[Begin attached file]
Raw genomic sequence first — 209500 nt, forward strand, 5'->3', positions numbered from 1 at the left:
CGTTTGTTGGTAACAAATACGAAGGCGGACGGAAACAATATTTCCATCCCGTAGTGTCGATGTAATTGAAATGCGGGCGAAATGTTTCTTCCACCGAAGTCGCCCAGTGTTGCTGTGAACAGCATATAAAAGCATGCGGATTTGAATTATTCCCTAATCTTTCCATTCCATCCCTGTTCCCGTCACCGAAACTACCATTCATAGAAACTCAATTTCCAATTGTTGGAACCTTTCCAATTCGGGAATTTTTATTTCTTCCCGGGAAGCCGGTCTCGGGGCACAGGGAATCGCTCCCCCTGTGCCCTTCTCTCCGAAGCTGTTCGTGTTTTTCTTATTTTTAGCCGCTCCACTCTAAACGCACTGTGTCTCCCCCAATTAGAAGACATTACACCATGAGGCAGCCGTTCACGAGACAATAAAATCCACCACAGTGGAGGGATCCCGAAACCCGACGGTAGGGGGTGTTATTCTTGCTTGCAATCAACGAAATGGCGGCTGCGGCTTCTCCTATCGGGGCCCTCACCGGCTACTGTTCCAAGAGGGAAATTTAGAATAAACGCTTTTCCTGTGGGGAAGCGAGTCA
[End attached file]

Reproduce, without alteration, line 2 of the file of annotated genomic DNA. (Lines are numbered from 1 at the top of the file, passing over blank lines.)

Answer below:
CGTTTGTTGGTAACAAATACGAAGGCGGACGGAAACAATATTTCCATCCCGTAGTGTCGATGTAATTGAAATGCGGGCGAAATGTTTCTTCCACCGAAGTCGCCCAGTGTTGCTGTGAACAGCATATAAAAGCATGCGGATTTGAATTATTCCCTAATCTTTCCATTCCATCCCTGTTCCCGTCACCGAAACTACCATTCATAGAAACTCAATTTCCAATTGTTGGAACCTTTCCAATTCGGGAATTTTTATTTCTTCCCGGGAAGCCGGTCTCGGGGCACAGGGAATCGCTCCCCCTGTGCCCTTCTCTCCGAAGCTGTTCGTGTTTTTCTTATTTTTAGCCGCTCCACTCTAAACGCACTGTGTCTCCCCCAATTAGAAGACATTACACCATGAGGCAGCCGTTCACGAGACAATAAAATCCACCACAGTGGAGGGATCCCGAAACCCGACGGTAGGGGGTGTTATTCTTGCTTGCAATCAACGAAATGGCGGCTGCGGCTTCTCCTATCGGGGCCCTCACCGGCTACTGTTCCAAGAGGGAAATTTAGAATAAACGCTTTTCCTGTGGGGAAGCGAGTCA